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Tim Ryan: Blind leading the blind



Published: Sun, September 29, 2002 @ 12:00 a.m.

By Bertram de Souza (Contact)




Could it be his knowledge of workers' pensions and retirement benefits? After all, he does spew one-liners about how he empathizes with the thousands of Mahoning Valley retirees who are struggling to get what's owed them.

No, that can't be it. He's only had a full-time job for 20 months and probably hasn't even had a chance to meet with a financial adviser to discuss his own life after work.

Could it be his strong command of foreign policy? After all, he went to law school, but not to become a lawyer. Rather, he wanted to join the foreign service.

That can't be it, either. He never sat for the foreign service exam, and the extent of his world view amounts to six weeks in Italy while he was in college.

How about his vision for the Mahoning Valley? After all, he was born here and other than going away to college has spent most of his life in the region.

The only problem is that his involvement in the Valley and his contributions to the well-being of the area are minuscule, at best. That's because until he began his four-year term in the Ohio Senate in January 2001, the 29-year-old Niles resident had been a nonentity.

How then it is possible that Timothy J. Ryan is the choice of 52 percent of the respondents in a poll of the 17th District Congressional race? The poll of 500 likely voters, conducted Sept. 16-18, was commissioned by the Democratic Congressional Campaign Committee.

Democrat

Ryan is the Democratic nominee and is facing Republican Ann Womer Benjamin, an eight-year member of the Ohio House, and ex-congressman and now federal inmate James A. Traficant Jr. in the November general election. Traficant, a registered Democrat who served 17 years and 7 months as the Valley's congressman before being booted out and then jailed, is running as an independent.

In the poll, Benjamin was chosen by 31 percent, Traficant by 10 percent, and 7 percent were undecided.

If qualifications were the criteria for holding public office, an objective analysis of all three candidates would have Womer Benjamin, of Aurora, winning with no difficulty.

Ryan's legislative record is inconsequential, while Traficant's conviction on 10 federal felony charges and his expulsion from the House make him nothing more than a crooked politician.

Yet, when polled, a majority of the likely voters picked Ryan.

Why? The most obvious reason has to do with the political composition of the region. With the 17th District consisting of Trumbull, a part of Mahoning, and portions of Portage and Summit counties, Democrats predominate. That means a Democratic candidate has a definite advantage.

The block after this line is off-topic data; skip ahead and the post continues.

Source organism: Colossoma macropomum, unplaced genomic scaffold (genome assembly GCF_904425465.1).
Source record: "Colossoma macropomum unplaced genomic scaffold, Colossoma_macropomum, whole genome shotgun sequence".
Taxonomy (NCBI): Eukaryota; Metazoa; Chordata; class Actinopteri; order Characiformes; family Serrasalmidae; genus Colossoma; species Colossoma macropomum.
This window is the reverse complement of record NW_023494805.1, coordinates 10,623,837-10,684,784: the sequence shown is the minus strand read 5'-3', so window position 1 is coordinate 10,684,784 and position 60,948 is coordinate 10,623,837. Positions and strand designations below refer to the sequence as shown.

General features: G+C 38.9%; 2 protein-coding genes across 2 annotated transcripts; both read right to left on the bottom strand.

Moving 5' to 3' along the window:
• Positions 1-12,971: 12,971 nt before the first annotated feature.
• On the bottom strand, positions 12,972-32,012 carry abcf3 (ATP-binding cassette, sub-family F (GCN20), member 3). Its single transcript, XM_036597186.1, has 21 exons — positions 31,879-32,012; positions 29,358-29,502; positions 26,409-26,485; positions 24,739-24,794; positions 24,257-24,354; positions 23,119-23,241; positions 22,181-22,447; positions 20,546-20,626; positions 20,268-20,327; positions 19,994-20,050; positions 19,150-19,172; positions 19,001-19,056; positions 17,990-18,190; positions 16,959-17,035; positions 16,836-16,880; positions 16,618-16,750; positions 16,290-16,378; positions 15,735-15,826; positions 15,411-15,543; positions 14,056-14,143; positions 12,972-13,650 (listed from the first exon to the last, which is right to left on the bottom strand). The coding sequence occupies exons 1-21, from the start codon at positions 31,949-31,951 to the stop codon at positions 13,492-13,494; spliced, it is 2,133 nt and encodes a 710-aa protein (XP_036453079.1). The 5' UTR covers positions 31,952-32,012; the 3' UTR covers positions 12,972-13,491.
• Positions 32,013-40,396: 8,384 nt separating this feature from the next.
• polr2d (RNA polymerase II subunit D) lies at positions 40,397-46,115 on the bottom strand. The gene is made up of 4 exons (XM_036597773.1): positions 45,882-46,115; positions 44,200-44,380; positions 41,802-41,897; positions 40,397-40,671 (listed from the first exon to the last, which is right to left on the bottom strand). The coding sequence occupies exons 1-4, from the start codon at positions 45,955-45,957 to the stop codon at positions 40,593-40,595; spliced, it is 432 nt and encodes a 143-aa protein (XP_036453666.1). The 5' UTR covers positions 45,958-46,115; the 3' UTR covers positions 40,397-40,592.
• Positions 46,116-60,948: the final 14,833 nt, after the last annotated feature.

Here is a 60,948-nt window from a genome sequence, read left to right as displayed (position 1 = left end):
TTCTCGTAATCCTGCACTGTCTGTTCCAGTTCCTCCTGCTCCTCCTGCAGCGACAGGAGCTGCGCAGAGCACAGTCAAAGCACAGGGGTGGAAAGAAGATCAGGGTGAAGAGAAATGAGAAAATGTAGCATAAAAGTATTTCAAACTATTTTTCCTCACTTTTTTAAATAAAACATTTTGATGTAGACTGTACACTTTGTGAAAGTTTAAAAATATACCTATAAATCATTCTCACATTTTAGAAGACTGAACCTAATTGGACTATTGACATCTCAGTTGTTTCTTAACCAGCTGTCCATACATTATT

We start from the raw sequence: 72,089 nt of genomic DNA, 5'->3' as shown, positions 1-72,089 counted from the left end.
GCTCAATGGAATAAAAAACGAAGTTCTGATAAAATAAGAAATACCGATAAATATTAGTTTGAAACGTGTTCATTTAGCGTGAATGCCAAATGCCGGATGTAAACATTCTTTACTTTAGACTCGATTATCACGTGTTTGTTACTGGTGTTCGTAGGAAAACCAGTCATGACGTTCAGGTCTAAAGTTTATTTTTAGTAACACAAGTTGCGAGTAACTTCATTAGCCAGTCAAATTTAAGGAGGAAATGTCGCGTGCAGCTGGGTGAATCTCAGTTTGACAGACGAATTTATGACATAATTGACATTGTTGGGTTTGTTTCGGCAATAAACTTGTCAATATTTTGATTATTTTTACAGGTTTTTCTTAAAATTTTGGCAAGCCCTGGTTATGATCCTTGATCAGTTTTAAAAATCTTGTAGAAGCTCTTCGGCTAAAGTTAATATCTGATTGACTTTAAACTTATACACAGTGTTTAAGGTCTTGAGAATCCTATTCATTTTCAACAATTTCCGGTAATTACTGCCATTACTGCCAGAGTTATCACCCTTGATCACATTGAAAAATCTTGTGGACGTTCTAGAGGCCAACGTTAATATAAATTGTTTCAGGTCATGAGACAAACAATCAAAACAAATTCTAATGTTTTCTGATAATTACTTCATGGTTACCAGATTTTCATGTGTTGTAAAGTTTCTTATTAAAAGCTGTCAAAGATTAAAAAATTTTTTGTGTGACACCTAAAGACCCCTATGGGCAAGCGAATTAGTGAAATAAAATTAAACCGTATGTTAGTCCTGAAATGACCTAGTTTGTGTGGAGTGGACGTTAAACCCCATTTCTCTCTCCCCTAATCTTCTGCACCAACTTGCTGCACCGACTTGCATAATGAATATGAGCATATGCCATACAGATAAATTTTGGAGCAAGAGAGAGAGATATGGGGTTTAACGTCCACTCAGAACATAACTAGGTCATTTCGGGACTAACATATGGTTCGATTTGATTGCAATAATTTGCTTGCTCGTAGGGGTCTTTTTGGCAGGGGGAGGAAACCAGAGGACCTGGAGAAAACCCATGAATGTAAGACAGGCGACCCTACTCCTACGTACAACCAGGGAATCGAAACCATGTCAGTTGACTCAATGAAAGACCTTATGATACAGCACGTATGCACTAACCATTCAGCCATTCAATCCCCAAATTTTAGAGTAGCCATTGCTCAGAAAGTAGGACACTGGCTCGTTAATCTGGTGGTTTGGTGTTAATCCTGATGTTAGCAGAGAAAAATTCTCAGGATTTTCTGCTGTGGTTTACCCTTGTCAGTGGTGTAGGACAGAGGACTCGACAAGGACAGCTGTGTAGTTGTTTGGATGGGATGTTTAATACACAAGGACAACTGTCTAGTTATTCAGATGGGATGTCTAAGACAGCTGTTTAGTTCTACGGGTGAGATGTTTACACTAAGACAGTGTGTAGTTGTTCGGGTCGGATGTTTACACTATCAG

Blind loyalty to the party candidate, a trait of Democratic voters in Mahoning and Trumbull counties, resulted in Traficant's not only serving in Congress since 1985, but also being re-elected two years ago after publicly acknowledging that he was the target of an federal criminal investigation and that he expected to be indicted.

Ryan is the beneficiary of this political myopia.

When presented with the opportunity to look beyond party labels and use the & quot;q & quot; word -- qualifications -- in judging a candidate's fitness for the office of U.S. representative, voters in this region remain true to form.

Even veteran politicos like state Rep. Daniel Sferra, the former mayor of Warren, are hard-pressed to say why Ryan's candidacy has struck a chord with the voters.

On-the-job training

In commenting about the Democratic nominee last week, Sferra offered a tortured defense of the candidate. It went something like this: Ryan is young, and so when he gets to Congress he will have many years to learn the job and gain seniority, which will then stand him in good stead.

Now that's the kind of recommendation any contender for a position that pays $150,000 would want.

Given that voters are willing to turn their backs on a candidate with strong credentials just because she's a Republican, it is proper to determine whether there is any justification for Ryan's front-runner status other that the fact that he has a "D" behind his name and that he's "a nice guy."

None jumps out.

Ryan, with his lack of qualifications, is tailor-made for this race.




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